“It’s just not possible for anyone to step out now. Because of the lockdown, your mobility is being tracked. Only one person from the family will go out and get the supplies, but an Ipill will hardly ever make it to the list.”
Jasmine George

Dr Suchitra Dalvie, a prominent gynaecologist and Coordinator for Asia Safe Abortion Partnership (ASAP), told FIT, “Every week, unmarried women have been calling me and saying that they could be pregnant, but there is no way or excuse to leave the house.”

Financial & Legal Deterrents to Abortion & Sexual Services

The chances of surgical abortions becoming costlier during the pandemic are high for multiple reasons. “Abortions are mostly accessed from the private sector. Some have had to shut down because of positive cases among their staff, others have had to scale down their facilities, and we have been hearing that many who remain open have increased the price charged for abortions,” Dr Suchitra Dalvie explains.

“A rise in the hospital’s input costs in terms of holding additional screenings for the virus, implementing social distancing, and buying Personal Protective Equipment (PPE) for the health workers have increased their expenses, which could make them charge higher for surgical abortions. The private sector is also facing financial issues because of low profits and low admissions for other conditions and illnesses,” she adds.

Chandrashekhar speaks about the fact that many private hospitals have been insisting that their patients get tested for COVID-19. This would add another Rs 4500 to people's expenses, making them avoid visits and consultations altogether.

“People are losing their jobs and essentially becoming poorer, while the cost of essential services is going up. Given all this, there has been a clear downward trend in accessibility of services.”
Dr Suchitra Dalvie

Adding to this is the Medical Termination of Pregnancy Act (MTP) of India. Women in the country can access medical abortion pills only up to 9 weeks of pregnancy (with a prescription). This means that those who are unable to access the pills during the lockdown, may run out of the option by the time the country opens up, leaving them with only two alternatives: surgical abortion (only after availing the consent of two medical practitioners) or resorting to unsafe abortion practices. Going for surgery while keeping one’s anonymity maintained, having enough financial resources to get it done, and overcoming the fear of going to the hospital in a pandemic - can all make the choice extremely difficult.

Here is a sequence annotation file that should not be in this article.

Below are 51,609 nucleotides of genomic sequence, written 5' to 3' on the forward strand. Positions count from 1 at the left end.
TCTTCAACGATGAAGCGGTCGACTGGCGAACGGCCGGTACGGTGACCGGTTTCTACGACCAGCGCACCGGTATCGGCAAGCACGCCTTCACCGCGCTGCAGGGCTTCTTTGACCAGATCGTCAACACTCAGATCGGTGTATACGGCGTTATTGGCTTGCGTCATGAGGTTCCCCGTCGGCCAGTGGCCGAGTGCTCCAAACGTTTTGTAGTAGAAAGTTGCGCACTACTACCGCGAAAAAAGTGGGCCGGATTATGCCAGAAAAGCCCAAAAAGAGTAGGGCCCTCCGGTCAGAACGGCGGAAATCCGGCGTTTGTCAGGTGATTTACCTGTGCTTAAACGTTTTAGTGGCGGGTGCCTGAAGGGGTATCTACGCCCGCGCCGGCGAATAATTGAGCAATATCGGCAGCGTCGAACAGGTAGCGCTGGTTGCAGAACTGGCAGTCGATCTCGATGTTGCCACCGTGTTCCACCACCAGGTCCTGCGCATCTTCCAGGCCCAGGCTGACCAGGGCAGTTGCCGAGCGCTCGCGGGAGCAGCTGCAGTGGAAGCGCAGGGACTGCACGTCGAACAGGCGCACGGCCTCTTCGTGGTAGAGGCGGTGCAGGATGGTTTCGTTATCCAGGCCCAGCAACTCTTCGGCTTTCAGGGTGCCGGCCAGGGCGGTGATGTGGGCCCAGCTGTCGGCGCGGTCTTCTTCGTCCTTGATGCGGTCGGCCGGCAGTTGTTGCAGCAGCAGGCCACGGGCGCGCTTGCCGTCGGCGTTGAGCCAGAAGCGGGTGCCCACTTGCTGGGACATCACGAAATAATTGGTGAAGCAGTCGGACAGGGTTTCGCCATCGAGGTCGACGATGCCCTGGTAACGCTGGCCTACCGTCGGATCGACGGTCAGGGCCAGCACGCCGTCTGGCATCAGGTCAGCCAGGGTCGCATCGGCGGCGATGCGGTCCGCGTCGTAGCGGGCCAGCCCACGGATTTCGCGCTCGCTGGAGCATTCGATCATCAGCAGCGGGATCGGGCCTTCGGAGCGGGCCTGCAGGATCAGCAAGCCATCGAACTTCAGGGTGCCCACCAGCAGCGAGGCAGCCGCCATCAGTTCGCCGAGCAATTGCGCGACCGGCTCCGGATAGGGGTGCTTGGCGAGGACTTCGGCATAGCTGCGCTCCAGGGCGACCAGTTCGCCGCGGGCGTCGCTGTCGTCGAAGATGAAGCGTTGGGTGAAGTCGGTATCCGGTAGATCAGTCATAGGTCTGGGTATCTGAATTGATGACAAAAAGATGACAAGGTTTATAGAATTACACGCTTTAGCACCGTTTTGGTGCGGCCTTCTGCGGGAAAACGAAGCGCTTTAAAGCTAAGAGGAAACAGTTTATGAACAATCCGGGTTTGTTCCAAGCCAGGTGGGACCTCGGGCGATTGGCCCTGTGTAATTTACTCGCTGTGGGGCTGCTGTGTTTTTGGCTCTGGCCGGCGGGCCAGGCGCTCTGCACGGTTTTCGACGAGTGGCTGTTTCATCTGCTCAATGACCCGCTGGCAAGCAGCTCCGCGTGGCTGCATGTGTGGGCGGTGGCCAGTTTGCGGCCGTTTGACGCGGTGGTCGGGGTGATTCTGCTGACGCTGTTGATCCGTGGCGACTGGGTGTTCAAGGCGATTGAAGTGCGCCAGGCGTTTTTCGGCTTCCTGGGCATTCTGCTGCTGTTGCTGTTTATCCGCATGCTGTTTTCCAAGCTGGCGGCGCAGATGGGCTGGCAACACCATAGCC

But the problem doesn’t end here. The limit for getting the surgical abortion is up to 20 weeks into the pregnancy, after which the case would have to be taken up to the court, where permission is only granted based on certain inherently ‘conservative’ considerations, as FIT had earlier reported. If women are unable to get the surgery done on time, they would have no option but to take this legal road, which can be draining and slow, giving up on valuable time.

Dr Nupur Gupta, Director, Obstetrics & Gynaecology, at Fortis Gurugram, tells me how this can be problematic medically. “In a lot of pregnancy cases, fetal abnormalities are known of only later on during the pregnancy. Many of these can only be detected in the level two ultrasound, which isn’t offered at all places. Several ultrasound centres are shut right now, and at other places, competent doctors may not be available. Now if for these reasons, or for the fear of contracting the infection from hospitals, couples decide to delay the ultrasound, they may only get to know about it later. This could be past the 20-week limit.”

“I have two such patients. They didn’t get the ultrasound done on time, and later found out about the abnormality. Now they will have to go to court and apply for a special law. During such times. courts will have to consider extending the termination limit.” 
Dr Nupur Gupta

The solution to this, Dr Gupta says, is communicating with the patients and keeping them well informed about timely visits and appointments. “We can’t lose track of them. Online consultations are helping us stay in touch. We need to tell them if it is okay to wait, and what all is at stake.”


Implications: Unsafe Abortions, Unintended Pregnancies & More

The lockdown has particularly been affecting women in more ways than one. For those in abusive relationships, domestic violence is on the rise, making the possibility of forced sex extremely worrying. Considering all this and the multiple reasons making contraception and abortion inaccessible, unintended pregnancies are expected to spike.

Moreover, couples who used to come for regular contraceptive counseling and family planning consultations, are also not visiting doctors right now. Dr Nupur Gupta says, “Even regular options such as copper T insertion have now come down significantly. People are not coming in for counseling for the use of contraception, while still being sexually active. All of this will contribute to more women becoming pregnant.”

These factors are almost directly linked to women either opting for unsafe abortions (which is inevitably harmful) or going ahead with their pregnancies and giving birth. Chandrashekhar expects to see a rise in abortion requests when the lockdown is lifted, “Many of these will be second-trimester abortions, facilities for which are anyway limited.”

Since there will also be several women who won’t be able to terminate their pregnancies in time, childbirths are also expected to increase.

“Once things return to normalcy, it is possible that some of the lost sales/distribution can be made up in the coming months, but the health impact of millions of couples not being able to use their preferred method of contraception is unlikely to be made up. If the situation takes a longer time to normalise, the adverse impact would be far more severe,” the FRHS said in a statement.